MONTANA, United States. ─ When Indonesia gained its independence in 1945, the nation had no history of democratic self-government. Indonesia’s governing experience was mostly as a police state under Dutch and Japanese rule. Similarly, when Cuba regains its sovereignty from the communist regime that has ruled for the last six decades, there will hardly be any memories of the demands and responsibilities of democratic self-government. Like Indonesians, Cubans will have no experience in democratic government.
In his latest book, Upheaval, Turning Points for Nations in Crisis, Jared Diamond notes that: “Fundamental to any functioning democracy are…recognition of the right to oppose government policies, tolerance of different points of views, acceptance of being outvoted, and government protection of those without political power.” These aptitudes, necessary for effective self-governance, are unfamiliar to Cubans today.
In Indonesia, President Sukarno, and his successor President Suharto, considered the people to be undisciplined, ignorant, susceptible to dangerous ideas, and unready for democracy. In his autobiography Suharto wrote, “In Indonesian democracy there is no place for a Western-style opposition…Democracy must know discipline and responsibility, because without both those things democracy means only confusion.”
Indeed, Indonesian democracy experienced a high and confused turnover of prime ministers and cabinets in its early days. And, in 1955, the elections were a stalemate when each of the four leading parties obtained a similar percentage of the votes. Indonesians could not find their way to compromise and the country fell into political gridlock. In 1957, President Sukarno ended the gridlock by proclaiming martial law and instituting a regime he called “guided democracy.”
Guided democracy is a government that, although formally democratic, functions as a de facto autocracy. A guided democracy is legitimized by elections, but such elections do not change the state’s policies. The elections may be technically free and fair, but they are cleverly controlled so that people can exercise their rights without being able to change public policy.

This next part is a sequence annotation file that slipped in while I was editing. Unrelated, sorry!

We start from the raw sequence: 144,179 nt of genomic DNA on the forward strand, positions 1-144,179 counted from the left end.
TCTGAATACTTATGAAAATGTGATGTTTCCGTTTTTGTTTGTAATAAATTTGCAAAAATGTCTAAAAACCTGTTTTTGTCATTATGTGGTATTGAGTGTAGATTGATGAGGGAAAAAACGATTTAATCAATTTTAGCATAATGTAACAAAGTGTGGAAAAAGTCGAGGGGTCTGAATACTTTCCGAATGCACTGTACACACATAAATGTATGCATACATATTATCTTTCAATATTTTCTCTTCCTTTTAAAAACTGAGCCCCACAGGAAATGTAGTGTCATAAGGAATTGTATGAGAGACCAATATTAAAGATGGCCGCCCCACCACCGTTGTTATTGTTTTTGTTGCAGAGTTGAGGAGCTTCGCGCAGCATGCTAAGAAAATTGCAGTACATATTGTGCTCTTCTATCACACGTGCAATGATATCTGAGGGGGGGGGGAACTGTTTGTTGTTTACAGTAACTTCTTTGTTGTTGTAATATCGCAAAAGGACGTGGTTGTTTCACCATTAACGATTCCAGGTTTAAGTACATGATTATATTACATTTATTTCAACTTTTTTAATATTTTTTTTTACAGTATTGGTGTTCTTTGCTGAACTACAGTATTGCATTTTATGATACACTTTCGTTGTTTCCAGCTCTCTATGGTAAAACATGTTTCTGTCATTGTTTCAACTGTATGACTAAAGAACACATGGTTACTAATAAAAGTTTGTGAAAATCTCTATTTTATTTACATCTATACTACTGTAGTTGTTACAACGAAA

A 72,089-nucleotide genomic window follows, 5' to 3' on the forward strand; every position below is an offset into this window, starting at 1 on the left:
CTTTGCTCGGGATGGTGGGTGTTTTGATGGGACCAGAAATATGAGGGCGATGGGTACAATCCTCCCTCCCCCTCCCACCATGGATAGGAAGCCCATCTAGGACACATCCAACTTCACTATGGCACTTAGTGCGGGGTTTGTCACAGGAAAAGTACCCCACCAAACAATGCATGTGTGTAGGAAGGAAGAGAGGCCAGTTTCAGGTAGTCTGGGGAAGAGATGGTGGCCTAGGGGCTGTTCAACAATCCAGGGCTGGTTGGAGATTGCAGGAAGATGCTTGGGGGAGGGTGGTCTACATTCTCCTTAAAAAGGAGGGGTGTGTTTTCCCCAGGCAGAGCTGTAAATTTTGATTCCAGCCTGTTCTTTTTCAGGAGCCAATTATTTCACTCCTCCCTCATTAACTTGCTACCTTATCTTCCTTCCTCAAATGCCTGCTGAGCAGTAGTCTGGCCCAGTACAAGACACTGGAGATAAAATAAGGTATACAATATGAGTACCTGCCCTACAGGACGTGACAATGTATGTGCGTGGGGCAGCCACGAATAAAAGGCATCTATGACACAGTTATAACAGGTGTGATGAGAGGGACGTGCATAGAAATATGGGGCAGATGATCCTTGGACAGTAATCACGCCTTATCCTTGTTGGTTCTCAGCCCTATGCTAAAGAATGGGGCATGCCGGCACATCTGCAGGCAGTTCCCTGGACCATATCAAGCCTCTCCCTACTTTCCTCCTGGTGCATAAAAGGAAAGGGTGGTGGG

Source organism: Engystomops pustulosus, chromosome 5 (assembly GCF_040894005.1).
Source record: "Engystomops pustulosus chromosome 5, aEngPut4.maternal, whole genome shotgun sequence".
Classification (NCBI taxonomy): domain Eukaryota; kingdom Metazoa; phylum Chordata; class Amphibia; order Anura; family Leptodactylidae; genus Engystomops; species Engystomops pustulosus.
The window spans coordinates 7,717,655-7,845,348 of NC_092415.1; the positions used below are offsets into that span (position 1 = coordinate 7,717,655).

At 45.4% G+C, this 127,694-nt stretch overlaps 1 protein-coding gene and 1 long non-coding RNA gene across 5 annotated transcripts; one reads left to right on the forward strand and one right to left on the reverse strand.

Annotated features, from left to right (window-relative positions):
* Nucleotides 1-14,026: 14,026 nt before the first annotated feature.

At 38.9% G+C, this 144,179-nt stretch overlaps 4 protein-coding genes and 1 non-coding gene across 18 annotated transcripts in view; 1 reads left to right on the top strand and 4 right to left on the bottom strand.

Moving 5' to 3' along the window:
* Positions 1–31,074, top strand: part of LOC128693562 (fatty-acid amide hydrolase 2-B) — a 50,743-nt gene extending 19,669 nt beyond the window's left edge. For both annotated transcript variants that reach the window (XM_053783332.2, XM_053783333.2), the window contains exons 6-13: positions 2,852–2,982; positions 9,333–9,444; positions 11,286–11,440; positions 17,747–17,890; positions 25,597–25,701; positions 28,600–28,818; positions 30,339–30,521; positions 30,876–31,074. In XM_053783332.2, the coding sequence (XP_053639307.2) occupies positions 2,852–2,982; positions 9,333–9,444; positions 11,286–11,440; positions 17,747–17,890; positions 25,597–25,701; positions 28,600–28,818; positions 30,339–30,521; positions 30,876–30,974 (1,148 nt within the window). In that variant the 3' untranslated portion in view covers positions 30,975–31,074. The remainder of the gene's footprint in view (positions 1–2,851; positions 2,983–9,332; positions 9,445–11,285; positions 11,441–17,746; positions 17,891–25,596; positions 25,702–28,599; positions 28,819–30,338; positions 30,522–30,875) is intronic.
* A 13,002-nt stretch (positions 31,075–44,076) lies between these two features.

The concept of guided democracy was described by journalist and political philosopher Walter Lippmann who sought to reconcile the tensions between liberty and democracy. Lippmann won two Pulitzer Prizes and has been called the most influential journalist of the 20th century. In his 1922 book Public Opinion, Lippmann discusses the cognitive limitations that we face in understanding our sociopolitical and cultural environments and how those limitations influence our behavior. He worried that consent is open to manipulation and can be manufactured.
Sukarno’s guided democracy was an attempt to bring about political stability in Indonesia. He introduced, as a government concept, a blend of nationalism, religion, and communism. The idea was to appease the three main forces in Indonesian politics – the army, Islamic groups, and the communists. In 1957, with the support of the armed forces, Sukarno ended the Western-style electoral system, and instituted his guided democracy with a cabinet representing all major political parties.
Similarly to Indonesia’s experience, a future Cuba will likely have to blend nationalism, communism and democracy into a functioning government. To borrow Jared Diamond’s metaphor, it would be a “mosaic” of disparate political ideas that must find a way to coexist because, “It’s neither possible nor desirable for individuals or nations to change completely, and to discard everything of their former identities.”
Within a country, successive generations often hold drastically different political views as the result of different historical experiences. This is the case for three generations of Cubans in the island, and also for the parallel generations that have lived outside Cuba. They have all had different historical experiences that must coexist.
There is also a relationship between the views of individuals and the characteristic of a nation, and national decisions flow from individual views. Thus, a new Cuban state must be a mosaic of the old and the new to keep the nation from falling apart if citizens do not feel joined by some unifying national belief.
In Cuba, despotism will not necessarily be avoided, nor will good intentions necessarily result in the political success of democracy. This unfortunate reality may yield an autocratic Sukarno-style guided democracy.
Dr. Azel‘s latest book is Liberty for Beginners
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